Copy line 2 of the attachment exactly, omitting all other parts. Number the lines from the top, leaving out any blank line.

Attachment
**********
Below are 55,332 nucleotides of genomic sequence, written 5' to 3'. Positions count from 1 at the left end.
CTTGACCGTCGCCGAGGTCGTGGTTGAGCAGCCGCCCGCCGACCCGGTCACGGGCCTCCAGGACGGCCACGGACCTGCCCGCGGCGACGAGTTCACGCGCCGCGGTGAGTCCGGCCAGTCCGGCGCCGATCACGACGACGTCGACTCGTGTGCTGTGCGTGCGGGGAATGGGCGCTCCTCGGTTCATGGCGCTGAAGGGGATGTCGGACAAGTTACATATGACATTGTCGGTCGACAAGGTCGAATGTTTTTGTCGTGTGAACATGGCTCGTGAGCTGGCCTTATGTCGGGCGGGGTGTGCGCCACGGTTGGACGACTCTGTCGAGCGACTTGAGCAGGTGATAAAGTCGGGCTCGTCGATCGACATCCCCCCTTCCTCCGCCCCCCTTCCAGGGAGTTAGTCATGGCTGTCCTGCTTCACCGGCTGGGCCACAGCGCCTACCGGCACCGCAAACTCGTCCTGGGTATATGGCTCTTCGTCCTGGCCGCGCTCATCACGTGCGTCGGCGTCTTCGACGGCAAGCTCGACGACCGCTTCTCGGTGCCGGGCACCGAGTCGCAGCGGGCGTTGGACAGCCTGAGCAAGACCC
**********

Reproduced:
CTTGACCGTCGCCGAGGTCGTGGTTGAGCAGCCGCCCGCCGACCCGGTCACGGGCCTCCAGGACGGCCACGGACCTGCCCGCGGCGACGAGTTCACGCGCCGCGGTGAGTCCGGCCAGTCCGGCGCCGATCACGACGACGTCGACTCGTGTGCTGTGCGTGCGGGGAATGGGCGCTCCTCGGTTCATGGCGCTGAAGGGGATGTCGGACAAGTTACATATGACATTGTCGGTCGACAAGGTCGAATGTTTTTGTCGTGTGAACATGGCTCGTGAGCTGGCCTTATGTCGGGCGGGGTGTGCGCCACGGTTGGACGACTCTGTCGAGCGACTTGAGCAGGTGATAAAGTCGGGCTCGTCGATCGACATCCCCCCTTCCTCCGCCCCCCTTCCAGGGAGTTAGTCATGGCTGTCCTGCTTCACCGGCTGGGCCACAGCGCCTACCGGCACCGCAAACTCGTCCTGGGTATATGGCTCTTCGTCCTGGCCGCGCTCATCACGTGCGTCGGCGTCTTCGACGGCAAGCTCGACGACCGCTTCTCGGTGCCGGGCACCGAGTCGCAGCGGGCGTTGGACAGCCTGAGCAAGACCC